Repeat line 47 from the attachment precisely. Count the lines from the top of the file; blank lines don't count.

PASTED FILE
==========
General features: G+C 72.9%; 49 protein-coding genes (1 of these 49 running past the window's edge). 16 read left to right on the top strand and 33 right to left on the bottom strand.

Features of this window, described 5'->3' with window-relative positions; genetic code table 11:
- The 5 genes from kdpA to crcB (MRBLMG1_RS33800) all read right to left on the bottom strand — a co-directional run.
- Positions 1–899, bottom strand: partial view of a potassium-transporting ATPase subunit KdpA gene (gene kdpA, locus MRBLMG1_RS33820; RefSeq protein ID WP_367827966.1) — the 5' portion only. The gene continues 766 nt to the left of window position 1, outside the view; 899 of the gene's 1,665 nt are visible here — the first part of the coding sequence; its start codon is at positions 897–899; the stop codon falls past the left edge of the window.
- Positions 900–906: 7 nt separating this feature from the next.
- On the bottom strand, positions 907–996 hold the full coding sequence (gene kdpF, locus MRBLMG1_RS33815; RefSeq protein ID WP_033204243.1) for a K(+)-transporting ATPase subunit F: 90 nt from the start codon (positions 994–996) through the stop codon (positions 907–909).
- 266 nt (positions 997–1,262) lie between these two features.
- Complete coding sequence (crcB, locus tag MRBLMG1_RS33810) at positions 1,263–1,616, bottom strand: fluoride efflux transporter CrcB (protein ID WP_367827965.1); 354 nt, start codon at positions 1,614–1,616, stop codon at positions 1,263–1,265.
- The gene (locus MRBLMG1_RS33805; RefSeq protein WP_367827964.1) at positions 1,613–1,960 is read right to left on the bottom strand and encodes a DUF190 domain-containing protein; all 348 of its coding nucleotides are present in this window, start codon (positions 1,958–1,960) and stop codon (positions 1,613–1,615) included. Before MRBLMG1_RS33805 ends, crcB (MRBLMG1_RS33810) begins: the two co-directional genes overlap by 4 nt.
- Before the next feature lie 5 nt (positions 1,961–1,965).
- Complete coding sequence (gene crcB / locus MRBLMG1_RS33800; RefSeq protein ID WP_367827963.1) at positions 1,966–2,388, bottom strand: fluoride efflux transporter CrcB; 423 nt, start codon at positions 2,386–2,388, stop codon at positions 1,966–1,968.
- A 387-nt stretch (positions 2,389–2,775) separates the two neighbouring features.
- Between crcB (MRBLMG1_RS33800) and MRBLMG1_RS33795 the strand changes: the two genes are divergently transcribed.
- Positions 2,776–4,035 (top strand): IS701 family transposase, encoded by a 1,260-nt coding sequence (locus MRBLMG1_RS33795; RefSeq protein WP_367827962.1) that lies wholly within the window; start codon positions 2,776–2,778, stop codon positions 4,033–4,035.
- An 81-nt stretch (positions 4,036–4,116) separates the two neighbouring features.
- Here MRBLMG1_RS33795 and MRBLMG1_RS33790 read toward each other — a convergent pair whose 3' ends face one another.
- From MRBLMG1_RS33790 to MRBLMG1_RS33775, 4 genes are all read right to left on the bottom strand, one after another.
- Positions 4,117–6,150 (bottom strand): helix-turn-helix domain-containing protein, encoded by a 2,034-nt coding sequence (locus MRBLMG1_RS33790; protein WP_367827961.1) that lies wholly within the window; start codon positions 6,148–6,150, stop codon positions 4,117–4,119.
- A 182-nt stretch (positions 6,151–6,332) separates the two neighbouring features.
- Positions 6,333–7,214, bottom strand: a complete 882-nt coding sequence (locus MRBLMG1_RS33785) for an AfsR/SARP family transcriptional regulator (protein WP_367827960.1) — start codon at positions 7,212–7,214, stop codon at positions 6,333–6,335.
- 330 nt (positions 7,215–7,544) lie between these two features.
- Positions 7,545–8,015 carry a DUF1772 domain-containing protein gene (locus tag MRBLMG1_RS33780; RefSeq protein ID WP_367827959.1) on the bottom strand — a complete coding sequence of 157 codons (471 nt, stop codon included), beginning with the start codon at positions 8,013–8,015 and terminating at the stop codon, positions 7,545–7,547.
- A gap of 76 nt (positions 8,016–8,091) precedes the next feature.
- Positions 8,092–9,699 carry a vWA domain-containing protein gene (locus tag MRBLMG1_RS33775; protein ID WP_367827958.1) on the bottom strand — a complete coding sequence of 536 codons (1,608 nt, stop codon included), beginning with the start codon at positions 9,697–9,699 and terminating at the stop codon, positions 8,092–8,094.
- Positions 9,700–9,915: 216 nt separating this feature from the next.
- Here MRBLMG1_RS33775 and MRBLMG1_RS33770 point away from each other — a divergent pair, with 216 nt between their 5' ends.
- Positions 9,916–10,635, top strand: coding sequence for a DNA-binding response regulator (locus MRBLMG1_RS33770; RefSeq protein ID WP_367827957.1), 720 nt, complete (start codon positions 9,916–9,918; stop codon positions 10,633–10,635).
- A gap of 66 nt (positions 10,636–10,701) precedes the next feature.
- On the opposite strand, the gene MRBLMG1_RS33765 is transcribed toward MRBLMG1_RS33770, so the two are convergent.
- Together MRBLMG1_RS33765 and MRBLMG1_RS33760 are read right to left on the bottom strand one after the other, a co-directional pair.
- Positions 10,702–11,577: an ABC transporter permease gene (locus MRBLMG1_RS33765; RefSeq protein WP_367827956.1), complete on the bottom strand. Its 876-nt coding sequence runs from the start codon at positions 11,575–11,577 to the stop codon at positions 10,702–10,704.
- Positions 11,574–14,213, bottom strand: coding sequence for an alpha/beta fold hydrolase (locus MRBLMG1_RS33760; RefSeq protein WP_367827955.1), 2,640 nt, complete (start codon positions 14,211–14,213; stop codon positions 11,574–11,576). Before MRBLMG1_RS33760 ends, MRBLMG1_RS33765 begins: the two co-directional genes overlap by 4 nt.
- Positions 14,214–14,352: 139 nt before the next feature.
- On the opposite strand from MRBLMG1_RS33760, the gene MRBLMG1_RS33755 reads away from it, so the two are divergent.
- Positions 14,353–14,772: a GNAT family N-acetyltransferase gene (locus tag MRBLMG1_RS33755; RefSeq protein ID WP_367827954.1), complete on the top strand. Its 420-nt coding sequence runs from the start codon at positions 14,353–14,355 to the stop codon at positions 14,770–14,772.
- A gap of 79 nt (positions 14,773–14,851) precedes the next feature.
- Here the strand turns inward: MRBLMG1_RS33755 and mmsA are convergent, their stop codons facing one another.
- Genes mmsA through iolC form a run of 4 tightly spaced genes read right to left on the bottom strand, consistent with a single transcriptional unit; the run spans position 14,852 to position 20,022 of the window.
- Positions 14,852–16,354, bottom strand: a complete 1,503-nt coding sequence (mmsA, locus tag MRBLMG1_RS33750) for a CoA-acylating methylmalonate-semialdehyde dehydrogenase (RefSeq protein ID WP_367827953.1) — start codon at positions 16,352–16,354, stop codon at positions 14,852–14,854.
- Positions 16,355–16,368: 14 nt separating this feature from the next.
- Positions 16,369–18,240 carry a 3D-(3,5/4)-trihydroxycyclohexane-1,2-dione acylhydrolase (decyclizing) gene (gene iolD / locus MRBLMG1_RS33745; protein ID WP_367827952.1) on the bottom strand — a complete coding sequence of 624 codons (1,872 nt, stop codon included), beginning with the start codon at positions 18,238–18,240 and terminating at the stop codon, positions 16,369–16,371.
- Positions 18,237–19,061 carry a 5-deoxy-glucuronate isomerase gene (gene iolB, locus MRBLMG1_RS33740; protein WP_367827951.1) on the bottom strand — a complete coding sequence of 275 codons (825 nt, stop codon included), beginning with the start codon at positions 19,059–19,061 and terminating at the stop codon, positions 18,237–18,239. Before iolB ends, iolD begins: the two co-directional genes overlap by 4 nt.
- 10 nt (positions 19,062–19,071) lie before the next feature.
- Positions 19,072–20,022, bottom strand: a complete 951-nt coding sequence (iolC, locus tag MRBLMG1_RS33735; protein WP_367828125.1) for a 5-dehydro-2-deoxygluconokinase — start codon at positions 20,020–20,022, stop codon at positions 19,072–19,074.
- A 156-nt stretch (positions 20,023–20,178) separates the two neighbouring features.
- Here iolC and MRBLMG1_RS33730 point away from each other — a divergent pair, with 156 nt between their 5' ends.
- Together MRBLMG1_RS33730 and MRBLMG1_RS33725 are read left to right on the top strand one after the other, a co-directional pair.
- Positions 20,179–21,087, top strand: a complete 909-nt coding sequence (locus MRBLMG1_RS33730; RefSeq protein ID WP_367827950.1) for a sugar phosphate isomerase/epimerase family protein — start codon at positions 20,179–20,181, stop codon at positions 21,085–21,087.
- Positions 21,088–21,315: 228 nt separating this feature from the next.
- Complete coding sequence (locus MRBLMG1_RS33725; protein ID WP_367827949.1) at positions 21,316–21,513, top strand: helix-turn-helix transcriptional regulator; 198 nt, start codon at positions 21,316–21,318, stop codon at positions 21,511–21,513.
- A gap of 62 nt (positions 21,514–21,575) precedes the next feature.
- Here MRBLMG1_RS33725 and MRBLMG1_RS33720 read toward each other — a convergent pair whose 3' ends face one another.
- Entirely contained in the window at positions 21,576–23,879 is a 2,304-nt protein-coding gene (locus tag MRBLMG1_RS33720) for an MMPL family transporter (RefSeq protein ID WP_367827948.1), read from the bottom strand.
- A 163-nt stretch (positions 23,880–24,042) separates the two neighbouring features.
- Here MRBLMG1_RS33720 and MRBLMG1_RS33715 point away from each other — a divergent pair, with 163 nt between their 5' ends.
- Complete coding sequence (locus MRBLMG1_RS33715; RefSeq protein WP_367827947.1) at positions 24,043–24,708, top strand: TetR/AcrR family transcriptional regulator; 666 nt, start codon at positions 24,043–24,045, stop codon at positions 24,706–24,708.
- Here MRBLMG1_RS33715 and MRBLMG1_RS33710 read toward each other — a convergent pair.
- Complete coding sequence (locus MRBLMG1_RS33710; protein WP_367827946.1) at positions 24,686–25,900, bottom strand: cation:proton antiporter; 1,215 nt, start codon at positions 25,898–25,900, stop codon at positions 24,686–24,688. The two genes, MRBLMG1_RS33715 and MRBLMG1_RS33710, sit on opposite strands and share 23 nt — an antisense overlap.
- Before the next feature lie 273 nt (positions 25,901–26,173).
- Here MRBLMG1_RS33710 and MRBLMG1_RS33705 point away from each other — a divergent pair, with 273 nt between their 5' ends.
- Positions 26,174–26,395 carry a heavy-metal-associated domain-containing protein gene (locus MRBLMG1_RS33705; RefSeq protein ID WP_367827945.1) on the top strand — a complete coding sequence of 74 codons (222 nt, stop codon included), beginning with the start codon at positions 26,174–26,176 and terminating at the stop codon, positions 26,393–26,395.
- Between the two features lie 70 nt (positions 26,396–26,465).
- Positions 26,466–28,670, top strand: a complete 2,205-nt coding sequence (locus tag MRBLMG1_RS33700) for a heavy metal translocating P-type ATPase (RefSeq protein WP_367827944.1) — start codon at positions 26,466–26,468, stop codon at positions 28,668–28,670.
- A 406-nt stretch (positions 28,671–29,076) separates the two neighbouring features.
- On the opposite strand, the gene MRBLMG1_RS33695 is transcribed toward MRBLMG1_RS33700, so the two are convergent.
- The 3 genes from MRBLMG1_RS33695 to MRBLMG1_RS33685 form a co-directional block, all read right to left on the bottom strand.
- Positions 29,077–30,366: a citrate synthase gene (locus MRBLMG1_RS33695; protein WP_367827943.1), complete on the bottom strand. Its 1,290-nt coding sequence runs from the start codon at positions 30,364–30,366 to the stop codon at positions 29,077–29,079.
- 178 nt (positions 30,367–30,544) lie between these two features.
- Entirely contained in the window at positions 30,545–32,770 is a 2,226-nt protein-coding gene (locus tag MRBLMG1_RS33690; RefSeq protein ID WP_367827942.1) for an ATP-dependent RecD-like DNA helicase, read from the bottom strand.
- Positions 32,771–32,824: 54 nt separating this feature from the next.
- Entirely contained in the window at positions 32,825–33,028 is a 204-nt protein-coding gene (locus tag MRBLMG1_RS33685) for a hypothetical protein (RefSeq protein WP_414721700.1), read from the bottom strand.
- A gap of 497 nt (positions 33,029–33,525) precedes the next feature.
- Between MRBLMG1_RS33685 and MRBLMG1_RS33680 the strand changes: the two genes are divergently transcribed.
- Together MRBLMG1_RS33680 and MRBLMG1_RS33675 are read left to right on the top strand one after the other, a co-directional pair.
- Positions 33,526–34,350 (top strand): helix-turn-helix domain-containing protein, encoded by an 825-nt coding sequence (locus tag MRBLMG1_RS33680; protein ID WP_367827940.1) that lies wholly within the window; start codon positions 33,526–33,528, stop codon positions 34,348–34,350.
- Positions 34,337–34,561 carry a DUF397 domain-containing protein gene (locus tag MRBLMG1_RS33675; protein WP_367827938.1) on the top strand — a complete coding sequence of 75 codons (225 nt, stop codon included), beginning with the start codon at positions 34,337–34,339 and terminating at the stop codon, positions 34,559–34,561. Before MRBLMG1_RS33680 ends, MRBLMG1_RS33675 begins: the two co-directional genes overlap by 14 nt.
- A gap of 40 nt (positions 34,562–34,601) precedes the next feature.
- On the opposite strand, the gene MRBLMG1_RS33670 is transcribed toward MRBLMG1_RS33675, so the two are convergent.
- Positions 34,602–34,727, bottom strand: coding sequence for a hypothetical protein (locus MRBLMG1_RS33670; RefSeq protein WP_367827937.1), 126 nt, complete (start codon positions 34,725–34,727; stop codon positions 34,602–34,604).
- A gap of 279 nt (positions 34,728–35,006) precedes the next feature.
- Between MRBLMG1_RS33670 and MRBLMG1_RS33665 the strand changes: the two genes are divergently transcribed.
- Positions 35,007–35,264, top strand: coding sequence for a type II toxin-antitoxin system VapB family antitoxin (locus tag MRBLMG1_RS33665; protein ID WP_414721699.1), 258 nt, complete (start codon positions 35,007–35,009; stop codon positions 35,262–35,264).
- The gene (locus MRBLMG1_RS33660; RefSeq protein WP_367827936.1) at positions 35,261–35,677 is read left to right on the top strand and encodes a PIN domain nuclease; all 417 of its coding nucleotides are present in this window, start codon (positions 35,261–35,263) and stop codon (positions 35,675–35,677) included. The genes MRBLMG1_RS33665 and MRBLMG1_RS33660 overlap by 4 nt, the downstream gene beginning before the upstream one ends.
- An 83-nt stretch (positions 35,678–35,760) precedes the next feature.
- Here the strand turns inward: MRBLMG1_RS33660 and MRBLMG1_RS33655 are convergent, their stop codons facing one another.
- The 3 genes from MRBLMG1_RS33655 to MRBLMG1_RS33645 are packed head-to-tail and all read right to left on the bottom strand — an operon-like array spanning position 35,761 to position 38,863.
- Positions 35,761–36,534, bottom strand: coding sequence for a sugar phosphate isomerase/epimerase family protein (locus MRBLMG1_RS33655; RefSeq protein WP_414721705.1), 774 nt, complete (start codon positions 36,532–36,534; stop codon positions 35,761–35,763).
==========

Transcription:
- Together MRBLMG1_RS33730 and MRBLMG1_RS33725 are read left to right on the top strand one after the other, a co-directional pair.